People traveling from Los Angeles to Las Vegas, or back, will soon be able to traverse the 230 miles (around 370 km) distance in less than 80 minutes, thanks to an ultra-fast rail that China Railway Group and a private US-based company are jointly working to introduce along the route. Known as XpressWest, the 150 mph train will offer passengers a much-needed alternative to the usual 4-hour car ride from one of the cities to the other.
While high-speed trains are quite a common sight in countries like Japan, France and Germany, they have not yet made their presence felt in the United States. One major reason for this is the nation’s vast geographical area, which makes such networks not only impractical but also unnecessary. The XpressWest project marks that first collaboration between China and the US, with regard to high-speed rail. According to the developers, construction will likely commence next September, after four long years of planning and negotiations.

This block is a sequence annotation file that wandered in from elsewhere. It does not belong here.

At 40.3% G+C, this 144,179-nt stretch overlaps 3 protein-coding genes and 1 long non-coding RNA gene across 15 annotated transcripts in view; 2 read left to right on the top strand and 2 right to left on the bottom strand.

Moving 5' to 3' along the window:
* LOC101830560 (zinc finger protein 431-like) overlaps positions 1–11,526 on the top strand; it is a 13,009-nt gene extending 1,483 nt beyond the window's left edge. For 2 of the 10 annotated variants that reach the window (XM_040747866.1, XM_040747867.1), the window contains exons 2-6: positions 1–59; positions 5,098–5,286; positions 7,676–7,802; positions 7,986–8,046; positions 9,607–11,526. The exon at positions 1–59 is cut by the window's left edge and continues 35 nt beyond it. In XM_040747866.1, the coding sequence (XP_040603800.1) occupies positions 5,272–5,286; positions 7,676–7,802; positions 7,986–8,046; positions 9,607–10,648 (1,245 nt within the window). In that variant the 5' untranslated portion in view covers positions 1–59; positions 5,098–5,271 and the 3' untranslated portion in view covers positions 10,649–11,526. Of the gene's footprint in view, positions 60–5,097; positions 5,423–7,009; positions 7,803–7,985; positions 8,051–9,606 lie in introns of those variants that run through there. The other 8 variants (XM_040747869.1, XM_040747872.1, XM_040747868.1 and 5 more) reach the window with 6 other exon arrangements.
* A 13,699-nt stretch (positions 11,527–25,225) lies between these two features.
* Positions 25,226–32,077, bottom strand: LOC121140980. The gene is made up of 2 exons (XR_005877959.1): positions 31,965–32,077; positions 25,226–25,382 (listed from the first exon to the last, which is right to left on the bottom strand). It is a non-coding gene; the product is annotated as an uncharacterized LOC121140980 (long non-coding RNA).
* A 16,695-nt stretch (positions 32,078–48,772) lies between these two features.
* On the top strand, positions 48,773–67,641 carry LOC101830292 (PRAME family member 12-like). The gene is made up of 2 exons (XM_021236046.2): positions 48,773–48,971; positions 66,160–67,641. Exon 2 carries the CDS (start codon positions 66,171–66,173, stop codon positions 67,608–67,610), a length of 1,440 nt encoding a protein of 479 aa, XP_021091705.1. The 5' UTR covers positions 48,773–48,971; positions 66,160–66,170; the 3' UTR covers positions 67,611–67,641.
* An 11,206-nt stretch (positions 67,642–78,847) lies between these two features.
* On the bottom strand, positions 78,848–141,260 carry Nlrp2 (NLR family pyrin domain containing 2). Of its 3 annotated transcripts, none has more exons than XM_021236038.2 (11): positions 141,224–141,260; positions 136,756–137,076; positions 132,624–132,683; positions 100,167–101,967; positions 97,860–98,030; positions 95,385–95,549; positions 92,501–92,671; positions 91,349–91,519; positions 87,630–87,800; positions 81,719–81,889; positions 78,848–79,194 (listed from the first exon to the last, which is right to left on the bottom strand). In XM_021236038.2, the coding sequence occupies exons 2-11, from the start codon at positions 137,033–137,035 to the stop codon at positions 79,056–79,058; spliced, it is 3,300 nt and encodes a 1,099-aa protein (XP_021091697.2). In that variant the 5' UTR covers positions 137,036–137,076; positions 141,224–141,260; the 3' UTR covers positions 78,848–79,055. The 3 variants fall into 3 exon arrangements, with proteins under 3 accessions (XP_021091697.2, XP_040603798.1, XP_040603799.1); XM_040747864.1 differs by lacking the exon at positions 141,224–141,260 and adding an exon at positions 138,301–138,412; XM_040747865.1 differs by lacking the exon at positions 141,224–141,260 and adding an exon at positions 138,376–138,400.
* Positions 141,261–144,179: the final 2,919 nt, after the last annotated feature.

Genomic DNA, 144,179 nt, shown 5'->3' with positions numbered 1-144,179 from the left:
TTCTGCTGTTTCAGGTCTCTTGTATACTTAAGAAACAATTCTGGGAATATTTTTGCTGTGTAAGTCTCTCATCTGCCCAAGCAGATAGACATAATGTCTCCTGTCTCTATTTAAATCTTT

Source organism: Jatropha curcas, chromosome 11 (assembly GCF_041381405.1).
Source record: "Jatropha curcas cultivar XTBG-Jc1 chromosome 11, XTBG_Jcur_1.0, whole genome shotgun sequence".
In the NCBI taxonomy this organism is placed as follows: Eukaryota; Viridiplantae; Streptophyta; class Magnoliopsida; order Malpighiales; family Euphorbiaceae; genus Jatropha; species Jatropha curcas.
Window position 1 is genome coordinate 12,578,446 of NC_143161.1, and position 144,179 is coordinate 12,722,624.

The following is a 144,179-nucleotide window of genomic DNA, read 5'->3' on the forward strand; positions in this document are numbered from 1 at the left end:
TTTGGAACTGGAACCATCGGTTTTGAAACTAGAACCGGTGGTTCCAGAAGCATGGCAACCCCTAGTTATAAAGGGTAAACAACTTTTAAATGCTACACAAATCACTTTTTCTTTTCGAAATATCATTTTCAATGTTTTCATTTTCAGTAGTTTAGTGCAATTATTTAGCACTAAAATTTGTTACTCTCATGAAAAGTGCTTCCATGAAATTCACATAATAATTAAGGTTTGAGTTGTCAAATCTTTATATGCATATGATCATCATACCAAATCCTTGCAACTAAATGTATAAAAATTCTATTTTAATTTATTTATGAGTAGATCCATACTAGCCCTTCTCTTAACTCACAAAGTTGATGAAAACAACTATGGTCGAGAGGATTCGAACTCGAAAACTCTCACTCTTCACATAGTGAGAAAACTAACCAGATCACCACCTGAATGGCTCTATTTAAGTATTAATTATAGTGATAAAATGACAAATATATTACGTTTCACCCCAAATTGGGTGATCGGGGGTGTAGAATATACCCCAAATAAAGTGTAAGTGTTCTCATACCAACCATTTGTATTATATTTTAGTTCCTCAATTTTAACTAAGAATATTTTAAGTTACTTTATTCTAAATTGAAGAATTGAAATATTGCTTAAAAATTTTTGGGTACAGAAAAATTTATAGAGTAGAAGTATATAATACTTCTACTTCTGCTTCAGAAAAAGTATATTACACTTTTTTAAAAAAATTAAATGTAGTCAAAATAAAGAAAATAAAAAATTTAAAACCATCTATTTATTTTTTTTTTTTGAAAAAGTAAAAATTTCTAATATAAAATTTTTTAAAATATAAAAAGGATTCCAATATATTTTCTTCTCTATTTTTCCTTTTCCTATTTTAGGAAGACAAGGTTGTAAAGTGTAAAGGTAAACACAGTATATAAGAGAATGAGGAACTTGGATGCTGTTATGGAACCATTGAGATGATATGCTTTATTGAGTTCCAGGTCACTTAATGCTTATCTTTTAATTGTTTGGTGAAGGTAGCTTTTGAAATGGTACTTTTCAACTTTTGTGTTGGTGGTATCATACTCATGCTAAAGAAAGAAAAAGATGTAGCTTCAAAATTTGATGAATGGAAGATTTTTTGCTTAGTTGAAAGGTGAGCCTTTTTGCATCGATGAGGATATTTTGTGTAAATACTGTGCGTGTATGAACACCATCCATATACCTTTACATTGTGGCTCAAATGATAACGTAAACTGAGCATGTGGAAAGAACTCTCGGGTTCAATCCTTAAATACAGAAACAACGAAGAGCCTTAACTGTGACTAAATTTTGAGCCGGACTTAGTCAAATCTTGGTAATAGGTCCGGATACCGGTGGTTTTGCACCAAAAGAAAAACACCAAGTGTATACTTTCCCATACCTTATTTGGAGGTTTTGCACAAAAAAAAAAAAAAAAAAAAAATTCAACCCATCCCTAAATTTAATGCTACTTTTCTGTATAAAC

Although the entire cost of the project will add up to $7 billion, an initial funding of $100 will be enough to launch the plan into action. The team has also applied for loan from the Federal Railroad Administration. Once operational, the high-speed train will help reduce traffic on I-15, an important interstate highway running along the western part of the country. Speaking about the project, the spokesperson of XpressWest said:
The Project will develop, finance, build and operate the Southwest Rail Network, with stations in Las Vegas, Nevada, Victorville, California, and Palmdale, California, and service throughout Los Angeles
Commenting on the partnership between the two nations, Yang Zhongmin, of China Railway Group, said:
This is the first high-speed railway project where China and the U.S. will have systematic cooperation. It shows the advancement of China-made high-speed railways… As China’s first high-speed railway project in the United States, the project will be a landmark in overseas investment for the Chinese railway sector and serve as a model of international cooperation.
Source: XpressWest (PDF)
Via: Los Angeles Times